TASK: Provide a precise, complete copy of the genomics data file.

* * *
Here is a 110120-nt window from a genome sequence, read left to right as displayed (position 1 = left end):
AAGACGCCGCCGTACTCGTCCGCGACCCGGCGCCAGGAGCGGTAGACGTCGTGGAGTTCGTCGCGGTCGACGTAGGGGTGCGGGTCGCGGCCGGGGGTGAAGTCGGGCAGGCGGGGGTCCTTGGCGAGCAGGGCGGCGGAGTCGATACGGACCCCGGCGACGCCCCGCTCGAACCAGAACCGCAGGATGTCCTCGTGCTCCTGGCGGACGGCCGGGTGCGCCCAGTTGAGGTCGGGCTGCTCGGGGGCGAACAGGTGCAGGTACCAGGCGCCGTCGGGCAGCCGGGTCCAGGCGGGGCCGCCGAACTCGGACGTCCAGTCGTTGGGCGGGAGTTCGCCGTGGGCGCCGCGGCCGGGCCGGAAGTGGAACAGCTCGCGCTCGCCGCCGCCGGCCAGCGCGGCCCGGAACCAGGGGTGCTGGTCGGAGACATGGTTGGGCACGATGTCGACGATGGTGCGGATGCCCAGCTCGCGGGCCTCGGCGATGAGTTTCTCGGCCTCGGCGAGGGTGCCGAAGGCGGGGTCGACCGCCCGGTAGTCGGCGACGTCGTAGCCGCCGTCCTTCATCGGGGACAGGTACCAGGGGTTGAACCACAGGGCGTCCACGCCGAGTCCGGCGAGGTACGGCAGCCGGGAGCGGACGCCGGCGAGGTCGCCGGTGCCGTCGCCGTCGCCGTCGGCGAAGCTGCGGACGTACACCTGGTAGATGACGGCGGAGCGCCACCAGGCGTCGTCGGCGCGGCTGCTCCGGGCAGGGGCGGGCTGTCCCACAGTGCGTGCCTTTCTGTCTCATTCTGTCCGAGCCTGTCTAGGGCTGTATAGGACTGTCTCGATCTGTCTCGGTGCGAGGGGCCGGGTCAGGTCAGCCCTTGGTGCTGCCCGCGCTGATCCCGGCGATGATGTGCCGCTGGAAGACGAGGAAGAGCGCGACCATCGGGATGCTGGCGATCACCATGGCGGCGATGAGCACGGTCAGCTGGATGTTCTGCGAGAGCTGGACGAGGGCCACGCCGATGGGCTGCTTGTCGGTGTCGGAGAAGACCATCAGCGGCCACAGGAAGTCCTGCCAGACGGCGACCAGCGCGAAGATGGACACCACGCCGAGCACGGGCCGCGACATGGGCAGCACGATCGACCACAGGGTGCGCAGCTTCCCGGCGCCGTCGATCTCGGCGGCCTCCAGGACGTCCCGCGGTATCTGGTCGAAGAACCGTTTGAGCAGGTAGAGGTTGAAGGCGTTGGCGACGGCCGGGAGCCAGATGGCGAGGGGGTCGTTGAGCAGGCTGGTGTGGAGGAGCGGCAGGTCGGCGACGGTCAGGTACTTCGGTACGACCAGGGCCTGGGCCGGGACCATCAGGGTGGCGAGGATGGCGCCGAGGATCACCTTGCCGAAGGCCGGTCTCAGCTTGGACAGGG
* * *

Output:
Here is a 110120-nt window from a genome sequence, read left to right as displayed (position 1 = left end):
AAGACGCCGCCGTACTCGTCCGCGACCCGGCGCCAGGAGCGGTAGACGTCGTGGAGTTCGTCGCGGTCGACGTAGGGGTGCGGGTCGCGGCCGGGGGTGAAGTCGGGCAGGCGGGGGTCCTTGGCGAGCAGGGCGGCGGAGTCGATACGGACCCCGGCGACGCCCCGCTCGAACCAGAACCGCAGGATGTCCTCGTGCTCCTGGCGGACGGCCGGGTGCGCCCAGTTGAGGTCGGGCTGCTCGGGGGCGAACAGGTGCAGGTACCAGGCGCCGTCGGGCAGCCGGGTCCAGGCGGGGCCGCCGAACTCGGACGTCCAGTCGTTGGGCGGGAGTTCGCCGTGGGCGCCGCGGCCGGGCCGGAAGTGGAACAGCTCGCGCTCGCCGCCGCCGGCCAGCGCGGCCCGGAACCAGGGGTGCTGGTCGGAGACATGGTTGGGCACGATGTCGACGATGGTGCGGATGCCCAGCTCGCGGGCCTCGGCGATGAGTTTCTCGGCCTCGGCGAGGGTGCCGAAGGCGGGGTCGACCGCCCGGTAGTCGGCGACGTCGTAGCCGCCGTCCTTCATCGGGGACAGGTACCAGGGGTTGAACCACAGGGCGTCCACGCCGAGTCCGGCGAGGTACGGCAGCCGGGAGCGGACGCCGGCGAGGTCGCCGGTGCCGTCGCCGTCGCCGTCGGCGAAGCTGCGGACGTACACCTGGTAGATGACGGCGGAGCGCCACCAGGCGTCGTCGGCGCGGCTGCTCCGGGCAGGGGCGGGCTGTCCCACAGTGCGTGCCTTTCTGTCTCATTCTGTCCGAGCCTGTCTAGGGCTGTATAGGACTGTCTCGATCTGTCTCGGTGCGAGGGGCCGGGTCAGGTCAGCCCTTGGTGCTGCCCGCGCTGATCCCGGCGATGATGTGCCGCTGGAAGACGAGGAAGAGCGCGACCATCGGGATGCTGGCGATCACCATGGCGGCGATGAGCACGGTCAGCTGGATGTTCTGCGAGAGCTGGACGAGGGCCACGCCGATGGGCTGCTTGTCGGTGTCGGAGAAGACCATCAGCGGCCACAGGAAGTCCTGCCAGACGGCGACCAGCGCGAAGATGGACACCACGCCGAGCACGGGCCGCGACATGGGCAGCACGATCGACCACAGGGTGCGCAGCTTCCCGGCGCCGTCGATCTCGGCGGCCTCCAGGACGTCCCGCGGTATCTGGTCGAAGAACCGTTTGAGCAGGTAGAGGTTGAAGGCGTTGGCGACGGCCGGGAGCCAGATGGCGAGGGGGTCGTTGAGCAGGCTGGTGTGGAGGAGCGGCAGGTCGGCGACGGTCAGGTACTTCGGTACGACCAGGGCCTGGGCCGGGACCATCAGGGTGGCGAGGATGGCGCCGAGGATCACCTTGCCGAAGGCCGGTCTCAGCTTGGACAGGG